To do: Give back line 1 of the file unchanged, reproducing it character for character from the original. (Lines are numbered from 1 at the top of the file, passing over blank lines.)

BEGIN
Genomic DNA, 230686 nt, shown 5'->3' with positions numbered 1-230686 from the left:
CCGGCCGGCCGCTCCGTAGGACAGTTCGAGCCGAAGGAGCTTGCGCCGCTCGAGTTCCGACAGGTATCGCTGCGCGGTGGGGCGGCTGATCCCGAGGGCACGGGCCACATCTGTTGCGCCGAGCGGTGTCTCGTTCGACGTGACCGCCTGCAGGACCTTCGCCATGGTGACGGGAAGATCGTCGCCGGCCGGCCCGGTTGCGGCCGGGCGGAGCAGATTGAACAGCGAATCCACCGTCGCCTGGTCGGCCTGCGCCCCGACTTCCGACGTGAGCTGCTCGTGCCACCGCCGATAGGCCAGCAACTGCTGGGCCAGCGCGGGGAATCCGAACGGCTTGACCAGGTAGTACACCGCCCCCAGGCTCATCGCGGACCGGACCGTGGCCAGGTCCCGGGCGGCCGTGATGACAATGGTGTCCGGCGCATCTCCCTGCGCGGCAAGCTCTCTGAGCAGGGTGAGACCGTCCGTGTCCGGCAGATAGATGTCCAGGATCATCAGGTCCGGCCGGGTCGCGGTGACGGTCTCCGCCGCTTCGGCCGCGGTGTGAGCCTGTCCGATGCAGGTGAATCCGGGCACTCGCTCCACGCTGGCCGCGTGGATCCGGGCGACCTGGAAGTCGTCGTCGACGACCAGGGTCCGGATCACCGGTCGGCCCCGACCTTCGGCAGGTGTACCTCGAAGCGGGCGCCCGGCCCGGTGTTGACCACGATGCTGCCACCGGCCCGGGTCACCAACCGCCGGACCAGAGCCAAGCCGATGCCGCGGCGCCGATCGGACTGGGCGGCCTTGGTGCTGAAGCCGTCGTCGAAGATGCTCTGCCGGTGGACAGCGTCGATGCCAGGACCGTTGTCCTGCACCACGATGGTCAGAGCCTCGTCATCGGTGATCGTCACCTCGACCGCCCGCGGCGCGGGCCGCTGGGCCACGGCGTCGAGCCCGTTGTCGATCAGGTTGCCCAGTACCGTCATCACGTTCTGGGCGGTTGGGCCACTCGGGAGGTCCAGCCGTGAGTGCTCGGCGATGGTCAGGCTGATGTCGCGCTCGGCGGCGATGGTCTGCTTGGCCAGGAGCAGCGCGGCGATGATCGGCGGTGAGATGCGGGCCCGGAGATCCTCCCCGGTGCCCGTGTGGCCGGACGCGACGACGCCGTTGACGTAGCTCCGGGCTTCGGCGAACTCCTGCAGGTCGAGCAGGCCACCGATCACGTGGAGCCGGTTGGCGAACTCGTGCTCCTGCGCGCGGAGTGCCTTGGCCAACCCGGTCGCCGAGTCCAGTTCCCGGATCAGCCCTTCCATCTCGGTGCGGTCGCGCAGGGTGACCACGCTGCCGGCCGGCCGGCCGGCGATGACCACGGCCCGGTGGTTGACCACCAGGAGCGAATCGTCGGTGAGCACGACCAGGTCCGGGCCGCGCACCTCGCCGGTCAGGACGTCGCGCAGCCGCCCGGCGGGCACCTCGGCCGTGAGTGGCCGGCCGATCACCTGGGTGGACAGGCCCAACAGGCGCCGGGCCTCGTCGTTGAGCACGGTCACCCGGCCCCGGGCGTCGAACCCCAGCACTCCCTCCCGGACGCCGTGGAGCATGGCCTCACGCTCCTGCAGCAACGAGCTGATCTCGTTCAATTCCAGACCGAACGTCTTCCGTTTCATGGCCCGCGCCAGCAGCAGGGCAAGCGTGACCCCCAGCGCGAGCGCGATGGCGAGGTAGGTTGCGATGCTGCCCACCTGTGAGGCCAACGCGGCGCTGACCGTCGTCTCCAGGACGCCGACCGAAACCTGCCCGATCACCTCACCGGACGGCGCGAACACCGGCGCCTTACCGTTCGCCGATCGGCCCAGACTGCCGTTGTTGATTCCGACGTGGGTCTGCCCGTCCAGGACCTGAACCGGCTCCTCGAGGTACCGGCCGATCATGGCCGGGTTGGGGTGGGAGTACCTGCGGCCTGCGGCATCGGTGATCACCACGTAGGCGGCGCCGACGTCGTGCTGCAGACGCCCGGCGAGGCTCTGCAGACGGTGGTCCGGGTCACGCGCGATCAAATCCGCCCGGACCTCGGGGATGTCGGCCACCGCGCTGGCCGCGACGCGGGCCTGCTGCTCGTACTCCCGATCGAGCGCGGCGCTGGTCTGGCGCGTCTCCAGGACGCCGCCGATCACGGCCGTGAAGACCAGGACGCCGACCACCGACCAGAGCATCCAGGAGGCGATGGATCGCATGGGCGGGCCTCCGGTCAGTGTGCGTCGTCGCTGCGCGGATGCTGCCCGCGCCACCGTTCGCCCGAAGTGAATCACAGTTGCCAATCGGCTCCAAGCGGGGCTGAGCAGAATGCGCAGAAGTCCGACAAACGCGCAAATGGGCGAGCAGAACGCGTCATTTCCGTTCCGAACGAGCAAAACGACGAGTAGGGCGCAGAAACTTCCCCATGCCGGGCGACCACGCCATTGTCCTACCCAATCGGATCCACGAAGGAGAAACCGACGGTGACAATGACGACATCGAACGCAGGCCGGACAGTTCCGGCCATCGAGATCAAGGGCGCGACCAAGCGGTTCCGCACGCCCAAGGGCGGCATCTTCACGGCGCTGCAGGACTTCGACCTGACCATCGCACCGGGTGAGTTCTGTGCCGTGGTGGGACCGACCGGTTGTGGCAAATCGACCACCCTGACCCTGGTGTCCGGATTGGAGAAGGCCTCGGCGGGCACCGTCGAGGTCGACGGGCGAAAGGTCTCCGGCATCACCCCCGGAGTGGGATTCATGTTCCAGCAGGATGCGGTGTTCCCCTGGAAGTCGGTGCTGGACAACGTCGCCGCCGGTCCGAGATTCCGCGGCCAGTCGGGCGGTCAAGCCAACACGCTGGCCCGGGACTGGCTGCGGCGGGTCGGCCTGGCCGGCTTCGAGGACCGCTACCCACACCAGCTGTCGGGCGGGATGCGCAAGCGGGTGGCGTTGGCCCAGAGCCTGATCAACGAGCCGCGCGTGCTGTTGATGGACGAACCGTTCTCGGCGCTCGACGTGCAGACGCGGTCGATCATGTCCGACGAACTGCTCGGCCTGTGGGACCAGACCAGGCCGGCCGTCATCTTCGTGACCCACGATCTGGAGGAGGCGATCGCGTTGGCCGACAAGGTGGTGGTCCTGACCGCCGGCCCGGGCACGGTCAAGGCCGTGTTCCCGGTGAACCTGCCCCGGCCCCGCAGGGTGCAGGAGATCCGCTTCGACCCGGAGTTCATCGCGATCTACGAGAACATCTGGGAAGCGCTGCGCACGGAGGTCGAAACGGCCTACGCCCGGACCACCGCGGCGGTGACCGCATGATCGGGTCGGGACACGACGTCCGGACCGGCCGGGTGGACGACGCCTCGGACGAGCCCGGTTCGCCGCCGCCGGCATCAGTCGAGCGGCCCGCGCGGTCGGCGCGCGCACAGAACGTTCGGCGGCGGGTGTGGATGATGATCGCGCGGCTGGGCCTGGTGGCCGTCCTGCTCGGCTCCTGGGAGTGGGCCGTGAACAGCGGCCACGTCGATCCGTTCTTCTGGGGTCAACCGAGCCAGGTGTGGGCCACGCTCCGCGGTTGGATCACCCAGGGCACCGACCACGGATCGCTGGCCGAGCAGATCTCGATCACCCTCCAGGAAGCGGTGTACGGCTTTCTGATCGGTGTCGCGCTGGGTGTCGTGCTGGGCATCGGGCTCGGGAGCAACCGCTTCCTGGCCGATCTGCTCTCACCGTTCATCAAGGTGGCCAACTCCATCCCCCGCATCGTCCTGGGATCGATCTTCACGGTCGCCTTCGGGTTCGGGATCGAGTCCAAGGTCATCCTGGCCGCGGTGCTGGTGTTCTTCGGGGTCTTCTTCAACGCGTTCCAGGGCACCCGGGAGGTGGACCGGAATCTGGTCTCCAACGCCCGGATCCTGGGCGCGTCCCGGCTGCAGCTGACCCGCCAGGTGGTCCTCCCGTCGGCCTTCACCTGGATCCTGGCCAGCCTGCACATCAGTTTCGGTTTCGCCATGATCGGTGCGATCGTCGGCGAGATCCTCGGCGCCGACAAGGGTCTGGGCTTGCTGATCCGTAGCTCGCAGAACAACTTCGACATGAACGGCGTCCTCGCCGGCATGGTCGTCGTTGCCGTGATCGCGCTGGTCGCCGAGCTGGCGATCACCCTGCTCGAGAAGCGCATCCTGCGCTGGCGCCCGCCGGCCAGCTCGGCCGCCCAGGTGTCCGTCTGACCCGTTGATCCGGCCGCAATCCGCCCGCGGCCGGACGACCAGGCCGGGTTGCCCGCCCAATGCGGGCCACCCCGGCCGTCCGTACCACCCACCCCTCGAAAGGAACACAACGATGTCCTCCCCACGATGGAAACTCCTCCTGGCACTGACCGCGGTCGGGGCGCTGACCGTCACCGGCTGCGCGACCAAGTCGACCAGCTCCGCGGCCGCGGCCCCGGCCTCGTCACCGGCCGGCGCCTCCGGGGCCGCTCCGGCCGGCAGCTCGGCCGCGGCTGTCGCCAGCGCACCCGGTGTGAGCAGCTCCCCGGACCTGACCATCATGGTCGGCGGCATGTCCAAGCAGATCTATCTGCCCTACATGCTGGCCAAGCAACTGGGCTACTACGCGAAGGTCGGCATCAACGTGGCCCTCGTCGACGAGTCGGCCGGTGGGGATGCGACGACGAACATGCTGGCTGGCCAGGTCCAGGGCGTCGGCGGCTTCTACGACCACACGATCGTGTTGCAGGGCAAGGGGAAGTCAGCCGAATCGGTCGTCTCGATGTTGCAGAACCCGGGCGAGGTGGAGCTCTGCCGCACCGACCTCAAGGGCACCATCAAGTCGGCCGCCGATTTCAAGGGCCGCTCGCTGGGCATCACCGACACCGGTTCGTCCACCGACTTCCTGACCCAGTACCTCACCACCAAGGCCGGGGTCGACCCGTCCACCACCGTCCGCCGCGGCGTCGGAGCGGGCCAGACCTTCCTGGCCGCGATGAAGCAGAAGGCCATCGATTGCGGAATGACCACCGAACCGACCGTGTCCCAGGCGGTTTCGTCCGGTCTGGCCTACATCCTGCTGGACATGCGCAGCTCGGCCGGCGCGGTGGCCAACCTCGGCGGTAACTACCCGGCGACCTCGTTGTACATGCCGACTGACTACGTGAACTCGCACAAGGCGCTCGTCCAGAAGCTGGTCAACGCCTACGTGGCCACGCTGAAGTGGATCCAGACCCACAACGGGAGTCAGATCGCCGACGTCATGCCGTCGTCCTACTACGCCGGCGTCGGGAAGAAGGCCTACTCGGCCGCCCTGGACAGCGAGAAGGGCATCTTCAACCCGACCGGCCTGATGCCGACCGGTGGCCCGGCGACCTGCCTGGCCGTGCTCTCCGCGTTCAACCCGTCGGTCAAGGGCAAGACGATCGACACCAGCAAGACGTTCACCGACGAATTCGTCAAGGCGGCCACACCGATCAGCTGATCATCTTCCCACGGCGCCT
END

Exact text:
Genomic DNA, 230686 nt, shown 5'->3' with positions numbered 1-230686 from the left: